Since childhood, I’ve been imagining the future. Maybe it’s a compulsion or a personality quirk. I actually have to make a point sometimes of focusing on the present. I’m older now and have more experiences under me – and I must say ever-expanding worries! – but at the same time, if the present becomes too much, there’s always the consolation that things will not stay this way. Times are troubling, and we can assume something’s out of whack, but it’s an encouraging thought that all unbalanced systems will try to right themselves. You knock a glass of water and the water will swish up the side of the glass, then swish up the other side, until natural processes bring it to rest.
It’s my job as a futurist to imagine how events will swing in directions we’d consider positive and not-so-positive. Dystopian stories about the future are usually about things going wrong, a dismal failure, yet with hope. I have dabbled with dystopia, but to be really plausible, things can’t be going wrong for everyone – unless we’re talking about a cataclysm. Otherwise, there’s a lot of room between utopia and dystopia. They’re both unlikely.
Over time there will be mind-blowing innovations that never see full production or use because they interfere too much with the social systems in place. Do we want to serve our innovations or do we want to improve our lives? If there’s a highly fuel-efficient and reliable engine design patent with fewer movable parts in a black-box style case capable of disrupting a large segment of the working economy, which has fought and worked hard for its position, well, expect the patent to be bought and shelved. The product will never see the light of day. Though this may sound like a conspiracy theory, it’s already happened. But I want to say that you don’t need coordinated actors to get this kind of result. Usually, it’s a confluence of compatible drives toward an outcome that brings about great movements. Unrelated efforts may seem to have a single guiding hand, but sometimes streams just flow together and gouge out a river. They don’t have to intend to be a river to become one.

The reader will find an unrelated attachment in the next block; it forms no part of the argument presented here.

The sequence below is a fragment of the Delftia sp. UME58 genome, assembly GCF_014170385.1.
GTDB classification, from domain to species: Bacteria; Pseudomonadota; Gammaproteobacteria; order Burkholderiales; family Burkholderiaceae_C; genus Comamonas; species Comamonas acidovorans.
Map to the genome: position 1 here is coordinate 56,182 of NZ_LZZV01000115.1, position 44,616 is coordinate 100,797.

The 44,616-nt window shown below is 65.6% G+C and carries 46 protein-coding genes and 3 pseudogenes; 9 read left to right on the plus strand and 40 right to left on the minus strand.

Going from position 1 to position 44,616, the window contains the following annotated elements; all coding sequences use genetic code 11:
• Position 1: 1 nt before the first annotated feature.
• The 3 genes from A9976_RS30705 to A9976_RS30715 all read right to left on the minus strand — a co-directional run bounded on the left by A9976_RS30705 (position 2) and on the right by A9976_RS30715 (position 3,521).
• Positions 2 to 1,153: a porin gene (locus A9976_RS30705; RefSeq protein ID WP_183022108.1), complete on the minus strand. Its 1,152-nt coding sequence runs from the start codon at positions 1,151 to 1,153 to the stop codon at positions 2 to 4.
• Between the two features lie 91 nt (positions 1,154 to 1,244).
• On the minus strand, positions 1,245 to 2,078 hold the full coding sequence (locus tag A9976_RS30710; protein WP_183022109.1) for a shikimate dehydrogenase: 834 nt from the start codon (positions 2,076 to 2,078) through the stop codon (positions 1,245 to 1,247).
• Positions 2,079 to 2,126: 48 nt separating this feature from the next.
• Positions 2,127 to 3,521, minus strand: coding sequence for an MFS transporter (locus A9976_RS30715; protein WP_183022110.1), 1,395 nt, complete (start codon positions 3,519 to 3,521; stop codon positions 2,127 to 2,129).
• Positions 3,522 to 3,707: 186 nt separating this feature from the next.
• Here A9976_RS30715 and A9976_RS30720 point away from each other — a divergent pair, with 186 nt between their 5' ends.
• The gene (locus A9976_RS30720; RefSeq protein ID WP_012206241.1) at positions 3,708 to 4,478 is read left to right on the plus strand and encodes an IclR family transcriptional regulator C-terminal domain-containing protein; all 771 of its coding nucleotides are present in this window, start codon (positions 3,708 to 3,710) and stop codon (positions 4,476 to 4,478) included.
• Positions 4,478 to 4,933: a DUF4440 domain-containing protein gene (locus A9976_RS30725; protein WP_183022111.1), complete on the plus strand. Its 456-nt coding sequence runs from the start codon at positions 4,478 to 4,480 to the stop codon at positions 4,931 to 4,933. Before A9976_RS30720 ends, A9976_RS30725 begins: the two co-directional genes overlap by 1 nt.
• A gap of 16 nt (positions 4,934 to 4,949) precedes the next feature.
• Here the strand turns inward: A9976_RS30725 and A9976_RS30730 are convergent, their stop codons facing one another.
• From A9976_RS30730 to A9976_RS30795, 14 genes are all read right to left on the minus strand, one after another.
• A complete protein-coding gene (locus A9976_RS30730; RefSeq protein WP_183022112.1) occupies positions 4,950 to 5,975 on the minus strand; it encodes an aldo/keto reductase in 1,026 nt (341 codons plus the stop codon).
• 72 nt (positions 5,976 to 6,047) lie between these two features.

And sometimes the flow is siphoned off, takes a different channel, and it’ll feel like regression as the river bed dries up. Sometimes people lose faith in whatever beliefs hold them together, when their social systems stop being meaningful to them anymore – nobody knows why the Maya wandered away from their great cities, but I’ve heard this stated as one of the possibilities. When people walk off, they reassemble somewhere else in some other stylized fashion, reflective of the old ways but not the same. Keeping all this in mind, I may end up describing a future that appears simultaneously advanced and regressive. Cyberpunk, as a style, features technological advances with social disintegration. When I envision a future, I imagine it’ll be both technologically and socially more advanced and regressed. I expect we’ll make good and bad decisions. People will enjoy innovations and mostly integrate them, but not entirely. Sometimes the old ways will appeal more, particularly if the new ones are out of sync with basic human needs. We are a form of animal. We aren’t above nature. We’re a part of nature, and nature craves stability. We’ll sense imbalance, and sooner or later, we’ll correct for it. This is the strange dichotomy of cyberpunk, to my mind. But you could slice and dice less cleanly in a near-future tale.